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I'm here to help Kindle Edition
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Top Customer Reviews
Renita is preparing college applications and one asks for a birth certificate and she can't figure a few things out. Why was she not born in a hospital.
The mother, Sharon takes her to the living room and with the pictures on the walls proceeds to explain the events that lead up to the day she was born.
Found this light reading although intense at different moments while reading as extreme things occurred.
Love how a picture is worth a thousand words and that all the events were chronologically categorized on the walls of their loving house.
I've had similar childhood memories about our car, this caused me a chuckle.
Love hearing of the travels and what was there, what they did and people along the way.
Like how the title becomes part of the whole book and how the roles reverse to the other being the one to help.
Glad this book had a handful of characters because I feel that many more and there would be such confusion with situations.
Love the close relationship the mother and daughter have and that they can and do talk about everything.
Rate this a 5 out of 5 because it took me to places I'll never get to in my lifetime and it taught me new things-the problems after a birth.
Relying on family photographs Sharon leads Renita through the events that preceded and surrounded her birth, candidly admitting to her own failings and reiterating her profound love for her adopted daughter.
The story is both tragic and uplifting. It definitely deserves to be read!
S.F Chapman helps us see the beauty of a mother's love. A mother who raises a child and the love of a mother who can't.
The novella is a backward reflection after Renita discovers some wonky inconsistencies surrounding her birth .. Her mother shows her a backwards sort of inventory using pictures of how Renita came to be her daughter.
I love how the mother is reflective and open to have this journey of truth with her daughter, she is also very candid and owns her own shortcomings as a parent and sometimes as a decision maker.
This is a really important topic and I think that Chapman handles it like a pro. When I got to the author bio,I was actually surprised to discover that the author is male. Well done!
For a relatively short story, I'm Here to Help is very complete and doesn't leave readers hanging. There's a problem and a solution, and even growth in Sharon and Renita's relationship. The story's subject isn't generally a happy one, but the characters are optimistic and loving.
The story in itself is intriguing, but the execution of the story failed to do the plot justice. I'm Here to Help has big themes: grief, depression, adoption, and Chapman subtly focuses on them. Sharon tells Renita the hows and whys of her sketchy adoption in a drawn out fashion. The one problem is that the narration is too detailed for the conversation between mother and daughter. It doesn't feel natural, Sharon including details like, '"...about four in the afternoon I got up and took a shower."' It read as if Sharon tells the story to readers, not to her daughter.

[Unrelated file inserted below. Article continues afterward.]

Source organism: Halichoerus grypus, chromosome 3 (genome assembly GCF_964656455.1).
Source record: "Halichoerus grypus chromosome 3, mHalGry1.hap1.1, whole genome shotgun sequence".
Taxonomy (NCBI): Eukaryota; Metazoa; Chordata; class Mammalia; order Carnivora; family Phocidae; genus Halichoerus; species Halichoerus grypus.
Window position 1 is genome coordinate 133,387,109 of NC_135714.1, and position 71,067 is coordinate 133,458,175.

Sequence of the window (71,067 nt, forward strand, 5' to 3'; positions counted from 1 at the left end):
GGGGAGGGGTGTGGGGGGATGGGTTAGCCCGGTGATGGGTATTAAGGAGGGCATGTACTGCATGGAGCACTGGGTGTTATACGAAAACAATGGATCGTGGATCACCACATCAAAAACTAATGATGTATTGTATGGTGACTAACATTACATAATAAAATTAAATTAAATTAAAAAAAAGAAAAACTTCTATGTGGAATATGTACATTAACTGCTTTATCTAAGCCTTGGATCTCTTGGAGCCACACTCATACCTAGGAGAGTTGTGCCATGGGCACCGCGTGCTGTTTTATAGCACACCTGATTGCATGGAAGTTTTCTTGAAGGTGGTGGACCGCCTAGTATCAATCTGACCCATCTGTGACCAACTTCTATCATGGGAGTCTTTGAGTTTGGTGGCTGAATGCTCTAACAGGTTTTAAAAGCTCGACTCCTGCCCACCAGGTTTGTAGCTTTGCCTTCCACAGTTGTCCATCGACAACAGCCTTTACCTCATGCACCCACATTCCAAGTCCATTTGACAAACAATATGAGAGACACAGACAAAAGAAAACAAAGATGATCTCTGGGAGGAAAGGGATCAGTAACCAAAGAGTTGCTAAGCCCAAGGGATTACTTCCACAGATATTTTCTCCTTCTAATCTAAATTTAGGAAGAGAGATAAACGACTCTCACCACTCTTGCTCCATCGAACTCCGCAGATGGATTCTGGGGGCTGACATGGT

Many readers will be able to appreciate I'm Here to Help. It's a quick read that will leave readers in deep contemplation.
Originally posted on Lovey Dovey Books
What makes SF Chapman succeed in his writing (and this reviewer has read only this, his first book I'M HERE TO HELP thus far) is the quiet simplicity in the way he unfolds his stories. He finds the language pertinent to each character, knows how to build momentum, and understands that resolution of a story's message can truly be only in the effect it has on the reader: he honors that concept well.
The story quite simply is a universal one - the reaction of adopted children to the dichotomy of birth parent versus adopted parent. Chapman wisely introduces ethnic sidebars that serve to not only make the mystery more interesting, but pay honor to the many incidents of the need for certain ethnic groups to give up their newborn for circumstance associated with their place in life at the time of birth. While Chapman does not preach about this, he leaves a ping in the heart in the way he manages the subject.Read more ›
Most Recent Customer Reviews
It was a good book. You read a book about someone telling someone else a story. Very interesting.Published 11 months ago by Jessica Squier
I rated this book a 4 because it was a simple but nice read. It kept me interested. I recommend this book.Published 16 months ago by Kindle Customer
I thought the adoption story was the beginning, not the whole story. It's sweet though. Belongs in a magazine for wider readership.Published 16 months ago by jerri
First of all, this book is being vastly misrepresented in the description. I read it on my Kindle in less than two hours, so there is no way that it would be 289 print pages. Read morePublished on June 15, 2014 by Dodo
This was a quick read but it was an enjoyable story. It makes you think and consider things from different points of view, which is something I like books to do.Published on May 25, 2014 by WDfam
amazing the story of a young family and their trip which changes their life. The struggle of a young single pregnant woman and the lengths she will go through to better herself and... Read morePublished on April 30, 2014 by Jamie Bergwick
A mother shares the story of her daughter's birth. The daughter is able to connect the dots on her mysterious birth certificate.Published on January 8, 2014 by MJDL
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